D.L. Hughley calls it like he sees it, discussing everything from dating to former president Barack Obama with sharp, thoughtful commentary
“The best book since The Hunger Games. First he was a King of Comedy; now he’s the king of comedy authors.”—Chris Rock
The American dream is in dire need of a wake-up call. A f*cked up society is like an addict: if you are in denial, then things are going to keep getting worse until you hit bottom. According to D. L. Hughley, that's the direction in which America is headed.
In I Want You to Shut the F*ck Up, D.L. explains how we've become a nation of fat sissies playing Chicken Little, but in reverse: The sky is falling, but we're supposed to act like everything's fine. D.L. just points out the sobering facts: there is no standard of living by which we are the best. In terms of life expectancy, we're 36th—tied with Cuba; in terms of literacy, we're 20th—behind Kazakhstan.
Things are bad now and they're only going to get worse. Unless, of course, you sit down, shut the f*ck up, and listen to what D. L. Hughley has to say. I Want You to Shut the F*ck Up is a slap to the political senses, a much needed ass-kicking of the American sense of entitlement. In these pages, D. L. Hughley calls it like he sees it, offering his hilarious yet insightful thoughts on:
• Our supposedly post-racial society
• The similarities between America the superpower and the drunk idiot at the bar
• Why apologizing is not the answer to controversy, especially when you meant what you said
• Why civil rights leaders are largely to blame for black people not being represented on television
• And more!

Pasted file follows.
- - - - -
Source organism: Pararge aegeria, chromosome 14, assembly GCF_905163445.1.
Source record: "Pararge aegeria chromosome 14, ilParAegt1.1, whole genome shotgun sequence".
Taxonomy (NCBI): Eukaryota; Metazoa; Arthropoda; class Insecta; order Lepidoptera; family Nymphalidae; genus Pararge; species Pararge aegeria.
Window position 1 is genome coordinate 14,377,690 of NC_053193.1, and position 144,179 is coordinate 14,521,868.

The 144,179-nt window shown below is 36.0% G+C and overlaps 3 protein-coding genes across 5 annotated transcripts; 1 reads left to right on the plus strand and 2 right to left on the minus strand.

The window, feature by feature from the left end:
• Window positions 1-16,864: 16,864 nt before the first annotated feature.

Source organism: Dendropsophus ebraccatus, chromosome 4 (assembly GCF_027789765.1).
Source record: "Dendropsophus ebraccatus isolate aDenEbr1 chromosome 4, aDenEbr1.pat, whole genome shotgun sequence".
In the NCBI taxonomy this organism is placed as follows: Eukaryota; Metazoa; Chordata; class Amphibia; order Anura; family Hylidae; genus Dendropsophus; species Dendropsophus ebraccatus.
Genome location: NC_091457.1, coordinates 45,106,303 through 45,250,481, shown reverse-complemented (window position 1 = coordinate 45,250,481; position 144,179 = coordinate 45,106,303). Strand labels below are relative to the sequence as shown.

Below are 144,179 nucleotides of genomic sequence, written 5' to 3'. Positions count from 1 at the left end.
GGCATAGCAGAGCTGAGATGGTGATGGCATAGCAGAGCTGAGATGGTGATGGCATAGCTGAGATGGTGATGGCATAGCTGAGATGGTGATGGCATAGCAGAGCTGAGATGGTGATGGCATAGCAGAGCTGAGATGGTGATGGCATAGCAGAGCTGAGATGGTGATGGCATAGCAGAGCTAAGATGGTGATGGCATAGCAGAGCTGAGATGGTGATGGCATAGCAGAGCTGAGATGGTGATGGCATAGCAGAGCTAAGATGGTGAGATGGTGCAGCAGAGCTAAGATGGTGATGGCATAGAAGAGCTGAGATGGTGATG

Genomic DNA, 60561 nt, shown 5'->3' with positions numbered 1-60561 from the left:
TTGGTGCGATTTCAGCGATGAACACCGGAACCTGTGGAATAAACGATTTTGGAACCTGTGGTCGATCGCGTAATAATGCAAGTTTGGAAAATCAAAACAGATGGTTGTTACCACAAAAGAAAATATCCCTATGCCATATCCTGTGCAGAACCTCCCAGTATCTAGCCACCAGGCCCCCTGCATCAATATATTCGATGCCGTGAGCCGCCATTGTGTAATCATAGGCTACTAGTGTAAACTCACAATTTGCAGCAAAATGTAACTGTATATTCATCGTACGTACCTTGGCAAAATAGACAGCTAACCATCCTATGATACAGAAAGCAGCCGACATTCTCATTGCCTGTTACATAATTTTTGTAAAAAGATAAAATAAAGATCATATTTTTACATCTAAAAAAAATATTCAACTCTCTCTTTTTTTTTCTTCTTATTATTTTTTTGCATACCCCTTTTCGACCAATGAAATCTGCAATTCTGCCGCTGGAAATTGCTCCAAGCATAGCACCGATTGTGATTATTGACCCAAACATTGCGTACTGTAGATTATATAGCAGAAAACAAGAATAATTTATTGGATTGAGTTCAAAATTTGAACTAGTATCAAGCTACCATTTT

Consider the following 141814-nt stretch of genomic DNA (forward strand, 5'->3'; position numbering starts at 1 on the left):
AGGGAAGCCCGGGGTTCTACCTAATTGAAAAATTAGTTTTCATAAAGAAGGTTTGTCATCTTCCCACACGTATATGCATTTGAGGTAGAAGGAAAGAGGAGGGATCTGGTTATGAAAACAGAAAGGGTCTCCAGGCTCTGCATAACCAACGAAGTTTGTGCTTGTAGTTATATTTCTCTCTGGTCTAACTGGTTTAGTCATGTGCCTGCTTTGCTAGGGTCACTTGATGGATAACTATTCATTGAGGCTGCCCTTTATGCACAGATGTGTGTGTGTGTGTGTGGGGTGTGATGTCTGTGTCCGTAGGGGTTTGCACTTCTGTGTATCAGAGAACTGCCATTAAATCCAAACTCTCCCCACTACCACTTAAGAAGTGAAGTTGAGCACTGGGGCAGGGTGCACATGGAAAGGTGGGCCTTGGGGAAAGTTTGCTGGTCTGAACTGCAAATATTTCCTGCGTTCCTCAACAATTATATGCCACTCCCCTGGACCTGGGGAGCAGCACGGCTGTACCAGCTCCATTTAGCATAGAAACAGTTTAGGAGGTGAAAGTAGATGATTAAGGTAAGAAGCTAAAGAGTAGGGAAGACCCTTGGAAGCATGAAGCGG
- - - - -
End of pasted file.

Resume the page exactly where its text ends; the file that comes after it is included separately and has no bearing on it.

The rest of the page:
"The American dream is in dire need of a wake-up call," says actor-comedian-producer Hughley. He has starred in shows on ABC (The Hughleys), CNN (D.L. Hughley Breaks the News) and HBO (Unapologetic) in addition to radio (The D.L. Hughley Morning Show), and now he finds a solid footing on yet another plateau as he makes an easy transition to the printed page, covering a wide range of topics, from meeting Mitt Romney ("He reminded me of a very high-end used-car salesman") to police brutality ("The one good thing to come out of the Rodney King fiasco is that much of what the LAPD formerly did in secrecy was now made public"). Throughout, his personal asides become a springboard to a penetrating commentary on contemporary life, as he nails down some truths on racism, education ("Half of U.S. students who begin college never finish"), the decline of customer service, literacy levels ("We're 20th behind Poland and Kazakhstan"), black women, slurs and stereotypes, and the moral decline of black leaders ("Ali, King and Malcolm X were men who never looked for causes. The causes found them"). In the closing chapter, he concludes, "Comedy might not be able to change minds but it can certainly expose truths and knock down fallacies." Ditto for this book, which provides that much-needed wakeup call.